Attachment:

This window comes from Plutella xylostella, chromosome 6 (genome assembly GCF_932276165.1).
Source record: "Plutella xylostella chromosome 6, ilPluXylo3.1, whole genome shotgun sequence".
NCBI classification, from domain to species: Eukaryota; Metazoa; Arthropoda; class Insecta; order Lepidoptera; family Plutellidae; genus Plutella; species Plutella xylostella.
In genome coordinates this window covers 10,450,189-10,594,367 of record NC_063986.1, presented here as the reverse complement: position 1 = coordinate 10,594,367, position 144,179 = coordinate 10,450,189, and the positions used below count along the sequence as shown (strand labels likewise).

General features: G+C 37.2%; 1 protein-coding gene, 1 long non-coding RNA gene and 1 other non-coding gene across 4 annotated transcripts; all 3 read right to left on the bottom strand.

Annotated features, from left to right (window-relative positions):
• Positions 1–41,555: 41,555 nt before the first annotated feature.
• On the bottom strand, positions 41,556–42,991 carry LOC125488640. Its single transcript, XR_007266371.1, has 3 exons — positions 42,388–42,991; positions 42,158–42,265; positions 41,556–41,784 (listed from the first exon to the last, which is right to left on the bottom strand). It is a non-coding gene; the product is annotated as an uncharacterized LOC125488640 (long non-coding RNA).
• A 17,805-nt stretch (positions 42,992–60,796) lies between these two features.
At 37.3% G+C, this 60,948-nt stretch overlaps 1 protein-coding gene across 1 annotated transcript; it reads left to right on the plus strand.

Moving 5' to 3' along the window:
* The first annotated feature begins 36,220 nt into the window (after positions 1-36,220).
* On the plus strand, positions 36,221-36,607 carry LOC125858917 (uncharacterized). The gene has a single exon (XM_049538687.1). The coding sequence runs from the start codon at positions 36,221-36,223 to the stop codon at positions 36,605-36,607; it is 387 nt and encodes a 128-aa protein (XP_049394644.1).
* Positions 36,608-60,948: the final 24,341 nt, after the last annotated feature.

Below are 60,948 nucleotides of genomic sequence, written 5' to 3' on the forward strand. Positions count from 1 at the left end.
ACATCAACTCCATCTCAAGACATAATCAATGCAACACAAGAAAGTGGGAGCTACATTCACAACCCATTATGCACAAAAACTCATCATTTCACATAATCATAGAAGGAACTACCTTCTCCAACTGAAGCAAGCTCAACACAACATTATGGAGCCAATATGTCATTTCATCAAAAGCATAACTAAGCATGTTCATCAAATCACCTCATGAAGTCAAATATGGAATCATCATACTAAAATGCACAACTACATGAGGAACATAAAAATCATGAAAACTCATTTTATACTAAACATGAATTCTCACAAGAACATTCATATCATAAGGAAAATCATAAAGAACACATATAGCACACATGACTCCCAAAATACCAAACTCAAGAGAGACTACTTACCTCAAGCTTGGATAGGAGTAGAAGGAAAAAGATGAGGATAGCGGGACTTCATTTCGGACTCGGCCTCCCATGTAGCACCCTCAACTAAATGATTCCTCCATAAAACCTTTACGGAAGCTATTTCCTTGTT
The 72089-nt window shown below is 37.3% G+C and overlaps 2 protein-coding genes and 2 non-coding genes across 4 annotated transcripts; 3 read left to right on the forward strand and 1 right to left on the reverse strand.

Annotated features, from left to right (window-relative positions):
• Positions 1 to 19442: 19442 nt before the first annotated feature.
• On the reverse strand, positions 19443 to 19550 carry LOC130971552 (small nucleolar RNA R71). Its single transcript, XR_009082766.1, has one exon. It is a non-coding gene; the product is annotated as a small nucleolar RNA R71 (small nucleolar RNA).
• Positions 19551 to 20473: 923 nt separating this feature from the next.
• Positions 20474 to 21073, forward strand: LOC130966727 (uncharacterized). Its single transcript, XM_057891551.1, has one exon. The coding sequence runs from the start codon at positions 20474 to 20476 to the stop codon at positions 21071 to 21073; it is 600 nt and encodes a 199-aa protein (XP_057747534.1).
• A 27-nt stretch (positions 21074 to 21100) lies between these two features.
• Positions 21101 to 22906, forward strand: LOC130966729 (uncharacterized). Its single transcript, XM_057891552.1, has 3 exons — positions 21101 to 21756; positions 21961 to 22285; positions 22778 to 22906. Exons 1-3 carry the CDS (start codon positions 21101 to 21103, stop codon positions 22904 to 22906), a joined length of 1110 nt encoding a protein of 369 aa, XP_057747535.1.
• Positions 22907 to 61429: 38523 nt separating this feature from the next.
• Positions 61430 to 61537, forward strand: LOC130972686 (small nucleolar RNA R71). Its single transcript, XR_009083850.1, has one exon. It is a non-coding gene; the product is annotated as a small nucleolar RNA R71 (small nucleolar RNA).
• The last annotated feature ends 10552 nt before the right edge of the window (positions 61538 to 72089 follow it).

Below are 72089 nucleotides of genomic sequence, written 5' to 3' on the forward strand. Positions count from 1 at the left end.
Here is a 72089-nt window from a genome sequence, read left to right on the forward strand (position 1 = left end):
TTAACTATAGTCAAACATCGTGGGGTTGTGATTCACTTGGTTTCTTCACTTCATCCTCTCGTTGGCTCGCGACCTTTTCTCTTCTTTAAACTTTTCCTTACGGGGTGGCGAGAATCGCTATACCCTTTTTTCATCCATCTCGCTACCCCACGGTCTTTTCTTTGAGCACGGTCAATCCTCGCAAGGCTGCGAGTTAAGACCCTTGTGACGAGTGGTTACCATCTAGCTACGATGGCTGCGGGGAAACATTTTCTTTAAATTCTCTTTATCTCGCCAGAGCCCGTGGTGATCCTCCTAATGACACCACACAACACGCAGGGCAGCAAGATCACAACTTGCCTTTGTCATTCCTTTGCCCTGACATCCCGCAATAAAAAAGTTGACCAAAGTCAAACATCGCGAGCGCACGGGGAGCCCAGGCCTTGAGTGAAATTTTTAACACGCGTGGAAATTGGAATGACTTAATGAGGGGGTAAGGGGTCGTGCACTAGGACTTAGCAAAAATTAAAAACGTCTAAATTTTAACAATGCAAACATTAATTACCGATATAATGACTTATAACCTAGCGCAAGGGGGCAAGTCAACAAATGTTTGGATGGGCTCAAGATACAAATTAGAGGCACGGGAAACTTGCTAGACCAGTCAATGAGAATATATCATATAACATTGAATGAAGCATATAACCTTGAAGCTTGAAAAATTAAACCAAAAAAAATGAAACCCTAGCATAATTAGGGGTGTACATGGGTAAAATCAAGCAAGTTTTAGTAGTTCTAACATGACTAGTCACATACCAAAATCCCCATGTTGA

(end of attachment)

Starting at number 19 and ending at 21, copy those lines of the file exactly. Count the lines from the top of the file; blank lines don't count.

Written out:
• Positions 1 to 19442: 19442 nt before the first annotated feature.
• On the reverse strand, positions 19443 to 19550 carry LOC130971552 (small nucleolar RNA R71). Its single transcript, XR_009082766.1, has one exon. It is a non-coding gene; the product is annotated as a small nucleolar RNA R71 (small nucleolar RNA).
• Positions 19551 to 20473: 923 nt separating this feature from the next.